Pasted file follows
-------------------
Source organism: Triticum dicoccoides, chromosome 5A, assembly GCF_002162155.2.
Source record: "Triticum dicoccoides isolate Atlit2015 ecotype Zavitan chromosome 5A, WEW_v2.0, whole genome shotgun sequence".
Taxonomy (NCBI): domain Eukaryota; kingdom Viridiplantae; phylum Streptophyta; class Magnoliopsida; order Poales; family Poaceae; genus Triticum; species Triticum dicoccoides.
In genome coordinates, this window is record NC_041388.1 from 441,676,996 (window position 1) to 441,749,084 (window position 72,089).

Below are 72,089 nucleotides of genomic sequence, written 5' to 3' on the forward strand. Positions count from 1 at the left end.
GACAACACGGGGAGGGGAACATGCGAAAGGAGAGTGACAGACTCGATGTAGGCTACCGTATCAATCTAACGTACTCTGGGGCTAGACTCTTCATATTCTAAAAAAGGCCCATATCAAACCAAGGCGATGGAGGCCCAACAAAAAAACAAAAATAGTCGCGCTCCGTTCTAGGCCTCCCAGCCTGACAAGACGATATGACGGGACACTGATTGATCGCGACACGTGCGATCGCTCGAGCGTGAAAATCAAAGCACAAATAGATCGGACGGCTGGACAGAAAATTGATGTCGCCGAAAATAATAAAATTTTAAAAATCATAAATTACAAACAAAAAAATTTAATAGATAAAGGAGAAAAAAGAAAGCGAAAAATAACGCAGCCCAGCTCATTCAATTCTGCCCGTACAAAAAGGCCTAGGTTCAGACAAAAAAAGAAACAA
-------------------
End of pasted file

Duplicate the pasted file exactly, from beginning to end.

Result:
Source organism: Triticum dicoccoides, chromosome 5A, assembly GCF_002162155.2.
Source record: "Triticum dicoccoides isolate Atlit2015 ecotype Zavitan chromosome 5A, WEW_v2.0, whole genome shotgun sequence".
Taxonomy (NCBI): domain Eukaryota; kingdom Viridiplantae; phylum Streptophyta; class Magnoliopsida; order Poales; family Poaceae; genus Triticum; species Triticum dicoccoides.
In genome coordinates, this window is record NC_041388.1 from 441,676,996 (window position 1) to 441,749,084 (window position 72,089).

Below are 72,089 nucleotides of genomic sequence, written 5' to 3' on the forward strand. Positions count from 1 at the left end.
GACAACACGGGGAGGGGAACATGCGAAAGGAGAGTGACAGACTCGATGTAGGCTACCGTATCAATCTAACGTACTCTGGGGCTAGACTCTTCATATTCTAAAAAAGGCCCATATCAAACCAAGGCGATGGAGGCCCAACAAAAAAACAAAAATAGTCGCGCTCCGTTCTAGGCCTCCCAGCCTGACAAGACGATATGACGGGACACTGATTGATCGCGACACGTGCGATCGCTCGAGCGTGAAAATCAAAGCACAAATAGATCGGACGGCTGGACAGAAAATTGATGTCGCCGAAAATAATAAAATTTTAAAAATCATAAATTACAAACAAAAAAATTTAATAGATAAAGGAGAAAAAAGAAAGCGAAAAATAACGCAGCCCAGCTCATTCAATTCTGCCCGTACAAAAAGGCCTAGGTTCAGACAAAAAAAGAAACAA